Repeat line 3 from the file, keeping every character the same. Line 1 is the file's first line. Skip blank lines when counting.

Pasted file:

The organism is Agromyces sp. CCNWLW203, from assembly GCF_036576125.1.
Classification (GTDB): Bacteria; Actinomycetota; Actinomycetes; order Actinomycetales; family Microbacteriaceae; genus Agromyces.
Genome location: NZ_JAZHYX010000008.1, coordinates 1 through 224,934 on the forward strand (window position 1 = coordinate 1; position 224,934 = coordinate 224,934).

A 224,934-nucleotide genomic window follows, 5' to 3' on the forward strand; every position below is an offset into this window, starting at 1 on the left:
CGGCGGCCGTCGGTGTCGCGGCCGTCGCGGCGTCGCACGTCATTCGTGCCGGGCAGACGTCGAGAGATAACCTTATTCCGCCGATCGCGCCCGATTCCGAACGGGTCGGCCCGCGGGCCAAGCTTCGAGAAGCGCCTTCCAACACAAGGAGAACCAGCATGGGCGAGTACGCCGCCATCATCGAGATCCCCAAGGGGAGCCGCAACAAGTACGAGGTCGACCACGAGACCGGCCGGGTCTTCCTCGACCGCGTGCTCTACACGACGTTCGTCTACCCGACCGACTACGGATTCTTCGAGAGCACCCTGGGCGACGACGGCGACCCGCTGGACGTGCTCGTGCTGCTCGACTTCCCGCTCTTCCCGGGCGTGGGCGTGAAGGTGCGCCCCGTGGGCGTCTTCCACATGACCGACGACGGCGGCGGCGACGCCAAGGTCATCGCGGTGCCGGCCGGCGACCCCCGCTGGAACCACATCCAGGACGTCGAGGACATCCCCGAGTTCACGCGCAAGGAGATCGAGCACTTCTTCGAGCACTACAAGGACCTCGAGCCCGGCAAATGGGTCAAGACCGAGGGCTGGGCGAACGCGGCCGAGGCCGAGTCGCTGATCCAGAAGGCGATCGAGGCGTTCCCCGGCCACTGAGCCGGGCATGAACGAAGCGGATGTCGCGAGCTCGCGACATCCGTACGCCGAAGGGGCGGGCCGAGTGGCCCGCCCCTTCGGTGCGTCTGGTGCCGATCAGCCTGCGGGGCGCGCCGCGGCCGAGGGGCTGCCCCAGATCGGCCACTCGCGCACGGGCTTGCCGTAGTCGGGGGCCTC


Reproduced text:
Genome location: NZ_JAZHYX010000008.1, coordinates 1 through 224,934 on the forward strand (window position 1 = coordinate 1; position 224,934 = coordinate 224,934).